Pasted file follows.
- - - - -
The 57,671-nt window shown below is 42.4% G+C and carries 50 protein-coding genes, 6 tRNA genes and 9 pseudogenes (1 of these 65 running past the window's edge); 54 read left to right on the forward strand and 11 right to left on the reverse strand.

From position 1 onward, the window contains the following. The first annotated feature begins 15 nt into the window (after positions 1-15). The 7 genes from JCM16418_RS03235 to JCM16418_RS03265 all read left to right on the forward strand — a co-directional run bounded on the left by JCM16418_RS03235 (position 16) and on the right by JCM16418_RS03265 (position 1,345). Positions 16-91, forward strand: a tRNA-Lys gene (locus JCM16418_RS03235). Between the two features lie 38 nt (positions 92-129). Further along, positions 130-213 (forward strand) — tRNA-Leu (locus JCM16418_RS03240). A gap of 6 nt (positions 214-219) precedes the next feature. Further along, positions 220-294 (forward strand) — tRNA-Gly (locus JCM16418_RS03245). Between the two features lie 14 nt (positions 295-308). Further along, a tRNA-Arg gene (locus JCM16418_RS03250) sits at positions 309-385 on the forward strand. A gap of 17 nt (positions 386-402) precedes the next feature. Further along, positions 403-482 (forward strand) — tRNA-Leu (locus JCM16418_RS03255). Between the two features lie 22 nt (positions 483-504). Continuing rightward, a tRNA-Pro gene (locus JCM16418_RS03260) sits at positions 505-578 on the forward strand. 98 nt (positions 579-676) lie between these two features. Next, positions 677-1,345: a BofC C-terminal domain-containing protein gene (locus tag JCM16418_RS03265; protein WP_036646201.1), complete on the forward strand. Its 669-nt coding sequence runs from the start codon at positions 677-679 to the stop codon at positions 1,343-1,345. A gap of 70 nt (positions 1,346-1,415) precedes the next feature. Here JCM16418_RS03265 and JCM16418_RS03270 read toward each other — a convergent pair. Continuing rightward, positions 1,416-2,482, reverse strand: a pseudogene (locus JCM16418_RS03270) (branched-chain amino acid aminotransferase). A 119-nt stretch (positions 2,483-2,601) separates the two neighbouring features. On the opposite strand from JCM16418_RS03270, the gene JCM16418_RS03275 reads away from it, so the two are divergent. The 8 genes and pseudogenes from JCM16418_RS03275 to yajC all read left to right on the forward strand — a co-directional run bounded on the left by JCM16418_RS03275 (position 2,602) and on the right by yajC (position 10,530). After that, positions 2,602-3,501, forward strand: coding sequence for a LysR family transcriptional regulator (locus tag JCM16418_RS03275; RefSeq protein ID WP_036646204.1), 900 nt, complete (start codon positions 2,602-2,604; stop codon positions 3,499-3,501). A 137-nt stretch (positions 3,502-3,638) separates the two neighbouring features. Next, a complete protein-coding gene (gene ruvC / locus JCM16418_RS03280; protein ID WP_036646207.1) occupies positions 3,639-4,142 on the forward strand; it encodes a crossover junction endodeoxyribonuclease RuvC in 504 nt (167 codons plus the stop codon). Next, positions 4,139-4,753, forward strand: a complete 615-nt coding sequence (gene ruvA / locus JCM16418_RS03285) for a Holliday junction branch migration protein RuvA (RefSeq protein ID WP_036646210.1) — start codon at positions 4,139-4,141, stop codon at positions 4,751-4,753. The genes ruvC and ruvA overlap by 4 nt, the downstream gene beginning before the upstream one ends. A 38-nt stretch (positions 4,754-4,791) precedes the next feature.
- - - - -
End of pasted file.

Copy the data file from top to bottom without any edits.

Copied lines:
The 57,671-nt window shown below is 42.4% G+C and carries 50 protein-coding genes, 6 tRNA genes and 9 pseudogenes (1 of these 65 running past the window's edge); 54 read left to right on the forward strand and 11 right to left on the reverse strand.

From position 1 onward, the window contains the following. The first annotated feature begins 15 nt into the window (after positions 1-15). The 7 genes from JCM16418_RS03235 to JCM16418_RS03265 all read left to right on the forward strand — a co-directional run bounded on the left by JCM16418_RS03235 (position 16) and on the right by JCM16418_RS03265 (position 1,345). Positions 16-91, forward strand: a tRNA-Lys gene (locus JCM16418_RS03235). Between the two features lie 38 nt (positions 92-129). Further along, positions 130-213 (forward strand) — tRNA-Leu (locus JCM16418_RS03240). A gap of 6 nt (positions 214-219) precedes the next feature. Further along, positions 220-294 (forward strand) — tRNA-Gly (locus JCM16418_RS03245). Between the two features lie 14 nt (positions 295-308). Further along, a tRNA-Arg gene (locus JCM16418_RS03250) sits at positions 309-385 on the forward strand. A gap of 17 nt (positions 386-402) precedes the next feature. Further along, positions 403-482 (forward strand) — tRNA-Leu (locus JCM16418_RS03255). Between the two features lie 22 nt (positions 483-504). Continuing rightward, a tRNA-Pro gene (locus JCM16418_RS03260) sits at positions 505-578 on the forward strand. 98 nt (positions 579-676) lie between these two features. Next, positions 677-1,345: a BofC C-terminal domain-containing protein gene (locus tag JCM16418_RS03265; protein WP_036646201.1), complete on the forward strand. Its 669-nt coding sequence runs from the start codon at positions 677-679 to the stop codon at positions 1,343-1,345. A gap of 70 nt (positions 1,346-1,415) precedes the next feature. Here JCM16418_RS03265 and JCM16418_RS03270 read toward each other — a convergent pair. Continuing rightward, positions 1,416-2,482, reverse strand: a pseudogene (locus JCM16418_RS03270) (branched-chain amino acid aminotransferase). A 119-nt stretch (positions 2,483-2,601) separates the two neighbouring features. On the opposite strand from JCM16418_RS03270, the gene JCM16418_RS03275 reads away from it, so the two are divergent. The 8 genes and pseudogenes from JCM16418_RS03275 to yajC all read left to right on the forward strand — a co-directional run bounded on the left by JCM16418_RS03275 (position 2,602) and on the right by yajC (position 10,530). After that, positions 2,602-3,501, forward strand: coding sequence for a LysR family transcriptional regulator (locus tag JCM16418_RS03275; RefSeq protein ID WP_036646204.1), 900 nt, complete (start codon positions 2,602-2,604; stop codon positions 3,499-3,501). A 137-nt stretch (positions 3,502-3,638) separates the two neighbouring features. Next, a complete protein-coding gene (gene ruvC / locus JCM16418_RS03280; protein ID WP_036646207.1) occupies positions 3,639-4,142 on the forward strand; it encodes a crossover junction endodeoxyribonuclease RuvC in 504 nt (167 codons plus the stop codon). Next, positions 4,139-4,753, forward strand: a complete 615-nt coding sequence (gene ruvA / locus JCM16418_RS03285) for a Holliday junction branch migration protein RuvA (RefSeq protein ID WP_036646210.1) — start codon at positions 4,139-4,141, stop codon at positions 4,751-4,753. The genes ruvC and ruvA overlap by 4 nt, the downstream gene beginning before the upstream one ends. A 38-nt stretch (positions 4,754-4,791) precedes the next feature.